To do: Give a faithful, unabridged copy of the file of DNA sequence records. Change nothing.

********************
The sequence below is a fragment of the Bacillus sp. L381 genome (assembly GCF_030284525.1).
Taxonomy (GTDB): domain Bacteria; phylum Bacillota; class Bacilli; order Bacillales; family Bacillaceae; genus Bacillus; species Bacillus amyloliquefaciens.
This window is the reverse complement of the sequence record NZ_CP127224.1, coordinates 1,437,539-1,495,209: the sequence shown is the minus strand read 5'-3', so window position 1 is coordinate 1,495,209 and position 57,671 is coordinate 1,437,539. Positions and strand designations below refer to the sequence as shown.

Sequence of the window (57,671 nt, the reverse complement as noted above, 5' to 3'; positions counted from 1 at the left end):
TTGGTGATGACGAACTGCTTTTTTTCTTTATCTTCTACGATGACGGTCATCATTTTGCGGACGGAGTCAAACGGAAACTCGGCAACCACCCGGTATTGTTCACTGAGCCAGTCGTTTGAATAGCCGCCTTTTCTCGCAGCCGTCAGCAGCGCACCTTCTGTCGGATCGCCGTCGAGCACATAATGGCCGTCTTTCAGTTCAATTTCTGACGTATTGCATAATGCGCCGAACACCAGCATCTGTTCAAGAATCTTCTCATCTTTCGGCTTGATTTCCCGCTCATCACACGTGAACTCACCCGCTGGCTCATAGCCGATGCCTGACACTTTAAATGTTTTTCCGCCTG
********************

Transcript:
The sequence below is a fragment of the Bacillus sp. L381 genome (assembly GCF_030284525.1).
Taxonomy (GTDB): domain Bacteria; phylum Bacillota; class Bacilli; order Bacillales; family Bacillaceae; genus Bacillus; species Bacillus amyloliquefaciens.
This window is the reverse complement of the sequence record NZ_CP127224.1, coordinates 1,437,539-1,495,209: the sequence shown is the minus strand read 5'-3', so window position 1 is coordinate 1,495,209 and position 57,671 is coordinate 1,437,539. Positions and strand designations below refer to the sequence as shown.

Sequence of the window (57,671 nt, the reverse complement as noted above, 5' to 3'; positions counted from 1 at the left end):
TTGGTGATGACGAACTGCTTTTTTTCTTTATCTTCTACGATGACGGTCATCATTTTGCGGACGGAGTCAAACGGAAACTCGGCAACCACCCGGTATTGTTCACTGAGCCAGTCGTTTGAATAGCCGCCTTTTCTCGCAGCCGTCAGCAGCGCACCTTCTGTCGGATCGCCGTCGAGCACATAATGGCCGTCTTTCAGTTCAATTTCTGACGTATTGCATAATGCGCCGAACACCAGCATCTGTTCAAGAATCTTCTCATCTTTCGGCTTGATTTCCCGCTCATCACACGTGAACTCACCCGCTGGCTCATAGCCGATGCCTGACACTTTAAATGTTTTTCCGCCTG